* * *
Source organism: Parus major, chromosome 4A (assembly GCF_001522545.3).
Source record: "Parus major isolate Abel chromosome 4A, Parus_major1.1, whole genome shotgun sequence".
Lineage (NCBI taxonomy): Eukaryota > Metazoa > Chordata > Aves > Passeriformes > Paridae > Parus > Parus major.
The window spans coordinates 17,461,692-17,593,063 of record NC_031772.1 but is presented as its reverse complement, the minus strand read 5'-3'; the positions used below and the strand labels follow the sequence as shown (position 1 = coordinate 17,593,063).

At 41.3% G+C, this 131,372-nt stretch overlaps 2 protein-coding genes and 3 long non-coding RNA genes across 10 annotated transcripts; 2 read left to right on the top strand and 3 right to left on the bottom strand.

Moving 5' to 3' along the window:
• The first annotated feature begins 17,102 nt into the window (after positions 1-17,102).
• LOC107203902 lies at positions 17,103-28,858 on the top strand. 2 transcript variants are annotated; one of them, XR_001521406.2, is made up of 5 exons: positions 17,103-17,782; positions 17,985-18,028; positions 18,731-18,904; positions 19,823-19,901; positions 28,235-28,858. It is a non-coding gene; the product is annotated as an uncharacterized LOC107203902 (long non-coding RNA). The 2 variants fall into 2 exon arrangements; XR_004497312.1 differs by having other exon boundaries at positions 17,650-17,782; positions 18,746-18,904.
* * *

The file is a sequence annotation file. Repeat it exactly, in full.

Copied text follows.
Source organism: Parus major, chromosome 4A (assembly GCF_001522545.3).
Source record: "Parus major isolate Abel chromosome 4A, Parus_major1.1, whole genome shotgun sequence".
Lineage (NCBI taxonomy): Eukaryota > Metazoa > Chordata > Aves > Passeriformes > Paridae > Parus > Parus major.
The window spans coordinates 17,461,692-17,593,063 of record NC_031772.1 but is presented as its reverse complement, the minus strand read 5'-3'; the positions used below and the strand labels follow the sequence as shown (position 1 = coordinate 17,593,063).

At 41.3% G+C, this 131,372-nt stretch overlaps 2 protein-coding genes and 3 long non-coding RNA genes across 10 annotated transcripts; 2 read left to right on the top strand and 3 right to left on the bottom strand.

Moving 5' to 3' along the window:
• The first annotated feature begins 17,102 nt into the window (after positions 1-17,102).
• LOC107203902 lies at positions 17,103-28,858 on the top strand. 2 transcript variants are annotated; one of them, XR_001521406.2, is made up of 5 exons: positions 17,103-17,782; positions 17,985-18,028; positions 18,731-18,904; positions 19,823-19,901; positions 28,235-28,858. It is a non-coding gene; the product is annotated as an uncharacterized LOC107203902 (long non-coding RNA). The 2 variants fall into 2 exon arrangements; XR_004497312.1 differs by having other exon boundaries at positions 17,650-17,782; positions 18,746-18,904.